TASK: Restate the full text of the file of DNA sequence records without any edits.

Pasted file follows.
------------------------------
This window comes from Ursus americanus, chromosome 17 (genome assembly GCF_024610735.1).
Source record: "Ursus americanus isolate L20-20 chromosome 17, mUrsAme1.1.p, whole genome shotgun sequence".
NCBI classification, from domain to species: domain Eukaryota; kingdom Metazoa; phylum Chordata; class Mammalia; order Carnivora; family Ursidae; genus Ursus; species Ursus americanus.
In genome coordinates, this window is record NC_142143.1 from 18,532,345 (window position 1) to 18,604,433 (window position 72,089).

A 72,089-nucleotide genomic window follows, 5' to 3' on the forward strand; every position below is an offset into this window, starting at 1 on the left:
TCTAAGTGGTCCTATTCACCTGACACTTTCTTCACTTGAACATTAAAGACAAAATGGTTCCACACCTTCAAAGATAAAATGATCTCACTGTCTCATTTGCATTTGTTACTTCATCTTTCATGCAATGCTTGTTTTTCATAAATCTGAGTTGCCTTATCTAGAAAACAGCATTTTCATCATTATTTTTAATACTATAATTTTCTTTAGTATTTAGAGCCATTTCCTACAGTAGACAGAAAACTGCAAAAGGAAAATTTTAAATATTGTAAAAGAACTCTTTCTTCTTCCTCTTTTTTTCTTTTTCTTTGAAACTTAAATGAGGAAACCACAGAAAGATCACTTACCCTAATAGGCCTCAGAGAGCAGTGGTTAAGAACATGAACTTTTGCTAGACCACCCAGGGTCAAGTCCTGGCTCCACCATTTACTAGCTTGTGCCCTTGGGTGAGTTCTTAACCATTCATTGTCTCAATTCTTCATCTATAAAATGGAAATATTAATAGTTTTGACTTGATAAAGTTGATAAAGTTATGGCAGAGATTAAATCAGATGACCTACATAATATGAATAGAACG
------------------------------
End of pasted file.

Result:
This window comes from Ursus americanus, chromosome 17 (genome assembly GCF_024610735.1).
Source record: "Ursus americanus isolate L20-20 chromosome 17, mUrsAme1.1.p, whole genome shotgun sequence".
NCBI classification, from domain to species: domain Eukaryota; kingdom Metazoa; phylum Chordata; class Mammalia; order Carnivora; family Ursidae; genus Ursus; species Ursus americanus.
In genome coordinates, this window is record NC_142143.1 from 18,532,345 (window position 1) to 18,604,433 (window position 72,089).

A 72,089-nucleotide genomic window follows, 5' to 3' on the forward strand; every position below is an offset into this window, starting at 1 on the left:
TCTAAGTGGTCCTATTCACCTGACACTTTCTTCACTTGAACATTAAAGACAAAATGGTTCCACACCTTCAAAGATAAAATGATCTCACTGTCTCATTTGCATTTGTTACTTCATCTTTCATGCAATGCTTGTTTTTCATAAATCTGAGTTGCCTTATCTAGAAAACAGCATTTTCATCATTATTTTTAATACTATAATTTTCTTTAGTATTTAGAGCCATTTCCTACAGTAGACAGAAAACTGCAAAAGGAAAATTTTAAATATTGTAAAAGAACTCTTTCTTCTTCCTCTTTTTTTCTTTTTCTTTGAAACTTAAATGAGGAAACCACAGAAAGATCACTTACCCTAATAGGCCTCAGAGAGCAGTGGTTAAGAACATGAACTTTTGCTAGACCACCCAGGGTCAAGTCCTGGCTCCACCATTTACTAGCTTGTGCCCTTGGGTGAGTTCTTAACCATTCATTGTCTCAATTCTTCATCTATAAAATGGAAATATTAATAGTTTTGACTTGATAAAGTTGATAAAGTTATGGCAGAGATTAAATCAGATGACCTACATAATATGAATAGAACG